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  1. #1
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    Default Favorite knot for this saltwater application?

    OK, you have tied on a new 80# tarpon shock tippet to your class tippet. Now, what knot do you use to tie a fly on to the 80# tippet?
    "I hear voices, they tell me to go fishing"

  2. #2
    Join Date
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    Manning, S. C. (formerly MD)
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    Default Re: Favorite knot for this saltwater application?

    I've never fished for Tarpon, but used to tie the flies for several guides. I know some guides used different types of connections.

    Sometimes a loop was used, while at others times a snell to the hook shank was used.

    When I tied flies that were to be snelled, the front section of the hook shank was left bare.

    I have used both for fishing with heavy tippets & other saltwater species, just have never had the opportunity to fish for Tarpon.

    Try these:

    Tarpon Fly Fishing Loop Knot Instructions by Cayman Islands Bonefishing Guide.

    How to snell a hook or snell knot a saltyshores how to | Saltyshores.com
    Remember, no one likes to be behind the big truck, but that's better than being under it!

  3. #3

    Default Re: Favorite knot for this saltwater application?

    We use 100# bite tippet, and a loop knot. Its a modified Lefty's Loop. We tie it just as you would tie the Lefty's Loop, but...here is the modification....ony wrap the tag end once around the line above the loop (only 180 degrees), and then back down through the overhand knot-loop. The trick is to lube the line very well, and keep the tag line above the loop as you pull the tag end to tighten. It doesn't seem like its enough to hold, but we've landed Tarpon to 200 lb, and its never slipped for us.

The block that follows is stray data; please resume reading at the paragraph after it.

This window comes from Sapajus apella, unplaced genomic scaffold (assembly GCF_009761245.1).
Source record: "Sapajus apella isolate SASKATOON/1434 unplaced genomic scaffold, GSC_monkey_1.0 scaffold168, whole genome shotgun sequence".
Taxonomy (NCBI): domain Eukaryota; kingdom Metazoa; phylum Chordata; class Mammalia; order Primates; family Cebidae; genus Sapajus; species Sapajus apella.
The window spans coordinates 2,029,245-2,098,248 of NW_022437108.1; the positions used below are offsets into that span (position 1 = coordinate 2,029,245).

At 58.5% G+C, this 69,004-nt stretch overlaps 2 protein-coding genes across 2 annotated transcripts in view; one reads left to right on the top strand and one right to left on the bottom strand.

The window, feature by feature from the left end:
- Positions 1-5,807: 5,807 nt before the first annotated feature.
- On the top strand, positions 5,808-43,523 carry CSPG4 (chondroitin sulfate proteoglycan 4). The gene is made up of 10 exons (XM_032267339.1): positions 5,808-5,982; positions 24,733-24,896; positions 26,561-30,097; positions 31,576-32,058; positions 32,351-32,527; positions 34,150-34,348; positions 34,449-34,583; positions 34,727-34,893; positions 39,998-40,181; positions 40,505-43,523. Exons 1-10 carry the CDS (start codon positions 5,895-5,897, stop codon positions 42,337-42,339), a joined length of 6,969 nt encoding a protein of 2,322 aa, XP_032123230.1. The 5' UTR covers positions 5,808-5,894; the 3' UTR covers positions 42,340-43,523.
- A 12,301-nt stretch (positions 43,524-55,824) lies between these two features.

Homer

    There is no greater fan of fly fishing than the worm. ~Patrick F. McManus, Never Sniff a Gift Fish, 1979

    Anger is like peeing in your pants: everyone can see it, but only you can feel it. ~Jeff Yalden

    Remember: The winner gets to write the history books.

  4. #4
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    Default Re: Favorite knot for this saltwater application?

    GB,

    If you are not using straight 60# or something for a leader and are using a class tippet, the most important thing about the connection to the hook is that it does not slip. Even if your 80 pound bite tippet is only a 50% knot it is still at 40 lbs breaking strength.

    Whether you use a Lefty Loop, a clinch knot or snell, it's important with the thick line to insure it doesn't slip. To that end, (being a scrawny old man) I use a hook ring or improvised method to firmly hold the hook, pliers in one hand for the tag end and my other hand for the standing line.

    As you can see from that video, snelling hooks is an excellent way to attach them, particularly those with upturned eyes. On the old classic tarpon flies with straight eyed mustad hooks, we didn't go through the eye when snelling with 100# mason hard.

    What the video didn't point out is that when snelling, you have to remember that the tag AND the STANDING line must BOTH be covered by the wraps.

    It is possible when "snelling" through the eye to wrap it with the wrong part of the circle of line and have it look pretty when you cinch it up. But it will fall apart sooner or later - probably not until you have the fish of a lifetime on.
    http://www.miterclamp.com/Images/N_Amer_FF.jpg Cheers, Jim

  5. #5
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    Default Re: Favorite knot for this saltwater application?

    GB,